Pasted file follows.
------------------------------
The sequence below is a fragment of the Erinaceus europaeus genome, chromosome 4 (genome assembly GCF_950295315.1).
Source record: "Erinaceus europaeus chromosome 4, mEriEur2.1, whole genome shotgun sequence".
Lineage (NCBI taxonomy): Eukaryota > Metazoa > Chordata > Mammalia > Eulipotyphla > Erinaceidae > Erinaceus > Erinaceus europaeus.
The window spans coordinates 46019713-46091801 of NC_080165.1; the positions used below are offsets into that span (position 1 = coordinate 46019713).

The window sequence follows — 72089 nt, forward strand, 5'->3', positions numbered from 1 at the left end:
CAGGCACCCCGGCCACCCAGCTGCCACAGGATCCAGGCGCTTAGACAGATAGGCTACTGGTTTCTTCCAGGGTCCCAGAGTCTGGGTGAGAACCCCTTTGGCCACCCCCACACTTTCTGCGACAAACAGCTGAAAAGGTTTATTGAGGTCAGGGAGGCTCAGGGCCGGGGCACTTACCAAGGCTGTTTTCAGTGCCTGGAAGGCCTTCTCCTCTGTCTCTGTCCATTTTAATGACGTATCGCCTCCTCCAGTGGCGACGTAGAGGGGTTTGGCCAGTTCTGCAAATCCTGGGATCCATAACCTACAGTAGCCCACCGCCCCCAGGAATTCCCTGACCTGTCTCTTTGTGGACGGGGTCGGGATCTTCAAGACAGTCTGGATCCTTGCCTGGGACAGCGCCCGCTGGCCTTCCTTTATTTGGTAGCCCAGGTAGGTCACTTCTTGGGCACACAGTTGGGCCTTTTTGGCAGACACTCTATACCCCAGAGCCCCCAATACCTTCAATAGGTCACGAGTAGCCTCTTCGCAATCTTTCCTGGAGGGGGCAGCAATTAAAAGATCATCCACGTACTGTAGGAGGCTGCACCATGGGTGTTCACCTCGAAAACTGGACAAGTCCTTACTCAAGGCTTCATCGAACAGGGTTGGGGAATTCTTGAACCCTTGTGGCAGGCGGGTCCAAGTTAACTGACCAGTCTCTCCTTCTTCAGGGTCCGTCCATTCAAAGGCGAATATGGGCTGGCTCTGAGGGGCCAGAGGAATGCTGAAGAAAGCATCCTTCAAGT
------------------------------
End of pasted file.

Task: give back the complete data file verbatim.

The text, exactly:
The sequence below is a fragment of the Erinaceus europaeus genome, chromosome 4 (genome assembly GCF_950295315.1).
Source record: "Erinaceus europaeus chromosome 4, mEriEur2.1, whole genome shotgun sequence".
Lineage (NCBI taxonomy): Eukaryota > Metazoa > Chordata > Mammalia > Eulipotyphla > Erinaceidae > Erinaceus > Erinaceus europaeus.
The window spans coordinates 46019713-46091801 of NC_080165.1; the positions used below are offsets into that span (position 1 = coordinate 46019713).

The window sequence follows — 72089 nt, forward strand, 5'->3', positions numbered from 1 at the left end:
CAGGCACCCCGGCCACCCAGCTGCCACAGGATCCAGGCGCTTAGACAGATAGGCTACTGGTTTCTTCCAGGGTCCCAGAGTCTGGGTGAGAACCCCTTTGGCCACCCCCACACTTTCTGCGACAAACAGCTGAAAAGGTTTATTGAGGTCAGGGAGGCTCAGGGCCGGGGCACTTACCAAGGCTGTTTTCAGTGCCTGGAAGGCCTTCTCCTCTGTCTCTGTCCATTTTAATGACGTATCGCCTCCTCCAGTGGCGACGTAGAGGGGTTTGGCCAGTTCTGCAAATCCTGGGATCCATAACCTACAGTAGCCCACCGCCCCCAGGAATTCCCTGACCTGTCTCTTTGTGGACGGGGTCGGGATCTTCAAGACAGTCTGGATCCTTGCCTGGGACAGCGCCCGCTGGCCTTCCTTTATTTGGTAGCCCAGGTAGGTCACTTCTTGGGCACACAGTTGGGCCTTTTTGGCAGACACTCTATACCCCAGAGCCCCCAATACCTTCAATAGGTCACGAGTAGCCTCTTCGCAATCTTTCCTGGAGGGGGCAGCAATTAAAAGATCATCCACGTACTGTAGGAGGCTGCACCATGGGTGTTCACCTCGAAAACTGGACAAGTCCTTACTCAAGGCTTCATCGAACAGGGTTGGGGAATTCTTGAACCCTTGTGGCAGGCGGGTCCAAGTTAACTGACCAGTCTCTCCTTCTTCAGGGTCCGTCCATTCAAAGGCGAATATGGGCTGGCTCTGAGGGGCCAGAGGAATGCTGAAGAAAGCATCCTTCAAGT